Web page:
Try Hydroseeding To Fill In Your Patchy Lawn

Jul 12, 2019Lawncare

Here’s a good article on lawn care by Jenny Krane for Better Homes & Gardens.

Turn that tricky brown patch in the lawn a rich and lush green. Try hydroseeding, a landscaping process that makes seeding your lawn a whole lot easier.

We all have that one patch of the yard that just won’t grow grass, no matter the type, how much you fertilize, or how much you water. Instead of sticking to the same old process of tilling and laying down grass seed, try spray-on grass seed, or hydroseeding.

What Is Hydroseeding?

Hydroseeding is a process of laying grass seed where you spray a mixture of mulch, seeds, fertilizer, and water over a barren patch of the lawn. That mixture leaves a layer of protection and nutrients on the tricky spot while also giving ideal germination conditions for the grass seed. Hydroseeding is often used to regrow vegetation in areas affected by wildfires. It’s efficient, even for larger areas. You just hook up a hose to a tank of the mixture and spray.

There are many benefits to using the hydroseeding method versus hand-sowing grass seed. The mulch in the mixture protects the seeds so they have time to germinate and bonds to the soil so the mixture won’t blow away or erode with rain. As the mulch decomposes, it adds extra nutrients to the soil.

You can add a colorant into the mulch mix so it blends into your lawn. Look for nontoxic dyes and avoid dyes like Malachite green that can be harmful to aquatic life. Since it decomposes, hydroseed doesn’t need to be removed after application. After spraying the hydroseeded area, keep the mixture wet consistently for the first two weeks—that means hosing the area two to three times a day, depending on your climate. Keep pets away from the area by putting up flags or a temporary fence and avoid walking on the sprayed mixture for the first few weeks.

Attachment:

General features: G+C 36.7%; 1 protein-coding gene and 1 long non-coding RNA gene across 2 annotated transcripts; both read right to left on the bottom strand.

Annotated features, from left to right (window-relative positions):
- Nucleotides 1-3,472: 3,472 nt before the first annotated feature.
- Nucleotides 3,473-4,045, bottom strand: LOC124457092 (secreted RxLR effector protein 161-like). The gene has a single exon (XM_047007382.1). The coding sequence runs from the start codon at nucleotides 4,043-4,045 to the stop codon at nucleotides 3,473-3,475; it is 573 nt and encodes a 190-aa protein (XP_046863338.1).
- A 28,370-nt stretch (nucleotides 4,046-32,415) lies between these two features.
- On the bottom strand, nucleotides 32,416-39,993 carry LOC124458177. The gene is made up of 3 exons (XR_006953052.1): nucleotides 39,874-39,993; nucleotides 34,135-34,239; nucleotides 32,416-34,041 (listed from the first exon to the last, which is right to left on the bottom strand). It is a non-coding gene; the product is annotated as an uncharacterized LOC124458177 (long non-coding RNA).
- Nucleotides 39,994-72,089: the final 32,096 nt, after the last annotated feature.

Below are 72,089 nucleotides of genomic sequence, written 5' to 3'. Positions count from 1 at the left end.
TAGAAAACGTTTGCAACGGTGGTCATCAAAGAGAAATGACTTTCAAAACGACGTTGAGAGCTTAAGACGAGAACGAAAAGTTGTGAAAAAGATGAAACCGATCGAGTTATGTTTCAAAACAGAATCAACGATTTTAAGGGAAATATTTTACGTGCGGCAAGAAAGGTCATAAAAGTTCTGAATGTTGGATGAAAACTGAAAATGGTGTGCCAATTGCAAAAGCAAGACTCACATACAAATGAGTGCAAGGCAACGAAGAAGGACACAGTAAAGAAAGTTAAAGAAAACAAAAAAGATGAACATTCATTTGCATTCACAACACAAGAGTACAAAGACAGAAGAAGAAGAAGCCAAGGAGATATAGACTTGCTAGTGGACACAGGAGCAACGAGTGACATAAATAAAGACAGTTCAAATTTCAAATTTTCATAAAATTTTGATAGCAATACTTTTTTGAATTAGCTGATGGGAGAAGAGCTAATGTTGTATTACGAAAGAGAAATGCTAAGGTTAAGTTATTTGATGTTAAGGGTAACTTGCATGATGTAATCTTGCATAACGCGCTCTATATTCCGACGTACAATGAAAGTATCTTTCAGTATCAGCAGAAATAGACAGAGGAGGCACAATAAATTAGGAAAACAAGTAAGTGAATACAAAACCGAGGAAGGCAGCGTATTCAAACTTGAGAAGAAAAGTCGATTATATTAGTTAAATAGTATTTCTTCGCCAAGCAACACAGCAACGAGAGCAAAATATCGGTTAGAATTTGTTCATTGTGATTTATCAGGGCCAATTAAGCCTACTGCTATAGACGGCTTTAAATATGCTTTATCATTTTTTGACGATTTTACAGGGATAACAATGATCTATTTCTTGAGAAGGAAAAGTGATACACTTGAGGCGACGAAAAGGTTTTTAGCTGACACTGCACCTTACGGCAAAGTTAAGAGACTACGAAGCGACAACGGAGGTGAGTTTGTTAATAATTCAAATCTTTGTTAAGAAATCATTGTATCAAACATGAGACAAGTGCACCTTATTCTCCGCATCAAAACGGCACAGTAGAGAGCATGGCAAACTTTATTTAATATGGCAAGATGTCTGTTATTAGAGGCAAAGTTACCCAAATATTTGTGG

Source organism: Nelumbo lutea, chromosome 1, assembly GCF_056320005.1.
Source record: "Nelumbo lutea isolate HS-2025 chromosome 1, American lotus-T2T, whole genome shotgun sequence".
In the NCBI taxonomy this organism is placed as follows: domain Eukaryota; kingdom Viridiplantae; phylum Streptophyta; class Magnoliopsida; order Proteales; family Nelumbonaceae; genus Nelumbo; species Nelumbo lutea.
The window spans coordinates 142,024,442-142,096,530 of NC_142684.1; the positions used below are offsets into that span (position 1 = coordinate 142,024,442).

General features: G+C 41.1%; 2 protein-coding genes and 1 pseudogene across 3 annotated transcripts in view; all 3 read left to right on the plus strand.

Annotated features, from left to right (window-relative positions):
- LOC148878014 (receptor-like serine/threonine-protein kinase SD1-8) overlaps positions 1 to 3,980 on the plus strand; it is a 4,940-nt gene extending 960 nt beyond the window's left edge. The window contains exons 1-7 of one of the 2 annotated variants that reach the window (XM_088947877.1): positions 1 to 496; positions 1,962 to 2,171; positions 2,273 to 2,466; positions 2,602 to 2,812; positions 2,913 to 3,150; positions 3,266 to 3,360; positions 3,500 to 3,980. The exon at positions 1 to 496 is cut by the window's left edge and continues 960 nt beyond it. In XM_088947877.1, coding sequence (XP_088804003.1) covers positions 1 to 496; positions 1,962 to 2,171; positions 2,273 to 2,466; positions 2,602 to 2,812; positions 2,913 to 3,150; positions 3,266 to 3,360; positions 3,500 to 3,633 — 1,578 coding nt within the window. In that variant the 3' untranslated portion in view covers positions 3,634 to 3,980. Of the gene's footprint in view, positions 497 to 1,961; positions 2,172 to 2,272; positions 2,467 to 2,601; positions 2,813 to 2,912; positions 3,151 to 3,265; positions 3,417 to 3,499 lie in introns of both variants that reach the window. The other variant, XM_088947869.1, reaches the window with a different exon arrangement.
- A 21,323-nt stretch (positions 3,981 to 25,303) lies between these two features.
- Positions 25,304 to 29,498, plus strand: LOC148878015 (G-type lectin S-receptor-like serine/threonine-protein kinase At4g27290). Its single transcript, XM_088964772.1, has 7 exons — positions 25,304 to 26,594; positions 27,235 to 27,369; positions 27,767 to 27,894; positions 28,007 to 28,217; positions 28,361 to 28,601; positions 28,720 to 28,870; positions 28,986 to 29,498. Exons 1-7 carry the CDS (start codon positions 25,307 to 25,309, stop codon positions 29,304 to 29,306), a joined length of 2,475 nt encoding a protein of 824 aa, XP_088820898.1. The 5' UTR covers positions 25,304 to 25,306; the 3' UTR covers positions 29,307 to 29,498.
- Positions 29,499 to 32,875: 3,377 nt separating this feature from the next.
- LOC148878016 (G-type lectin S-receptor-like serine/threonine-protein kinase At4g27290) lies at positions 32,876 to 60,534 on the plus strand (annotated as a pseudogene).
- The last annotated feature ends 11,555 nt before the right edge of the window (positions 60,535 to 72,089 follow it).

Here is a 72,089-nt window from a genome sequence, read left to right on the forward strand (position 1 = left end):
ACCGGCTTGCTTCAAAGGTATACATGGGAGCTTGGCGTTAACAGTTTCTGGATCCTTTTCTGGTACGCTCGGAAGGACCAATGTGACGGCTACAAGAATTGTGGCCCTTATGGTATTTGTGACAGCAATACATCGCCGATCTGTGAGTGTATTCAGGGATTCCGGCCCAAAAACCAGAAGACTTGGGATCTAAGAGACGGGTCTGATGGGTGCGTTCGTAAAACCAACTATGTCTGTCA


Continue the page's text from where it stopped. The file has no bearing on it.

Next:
Hydroseeding vs. Sod

Installing sod is a great way to get instant results: The patched area looks full right away, and you can walk on the sod immediately after installation. But, that instant-gratification installation comes with a high price tag. If hand-seeding isn’t working and you don’t want to splurge on sod, hydroseeding is the next best thing. Although there’s a longer time that you cannot walk on the patched area, this process falls in the middle of the road when it comes to pricing—and, it grows faster than hand-seeded grass.

Hydroseeding Supplies

To get access to hydroseeding equipment, hire a professional service or rent the equipment from a lawn care company. Professional hydroseeding companies often have many options of what type of grass seed, fertilizer, and soil treatments you can have in your mixture. It’s always best to test your soil before going to the pros so they can help you find the best combination for your yard.  If you rent, you can find hydroseeding mulch online or at home stores that you can use to make your own mixture. Opt to go nontoxic.

Hydroseeding Cost

If hydroseeding is so great, you’re probably wondering how much it costs. Lucky for us, it’s pretty affordable. According to HomeAdvisor, the cost averages between $0.06 and $0.20 per square foot—$2,000 to $4,000 per acre. Rolls of sod typically fall into the range of  $0.28 to $0.45 per square foot. So, if you’re just tackling that troublesome patch your dog has worn down to the soil, it’s going to cost far less.  However, you should get estimates from a few local companies to make sure you are finding the best deal.

If you’re tired of being disappointed every year when your grass seed doesn’t take, give hydroseeding a try. With protection from erosion, wind, and extreme heat, you may have more success in getting the full, lush lawn you’ve always dreamed of.


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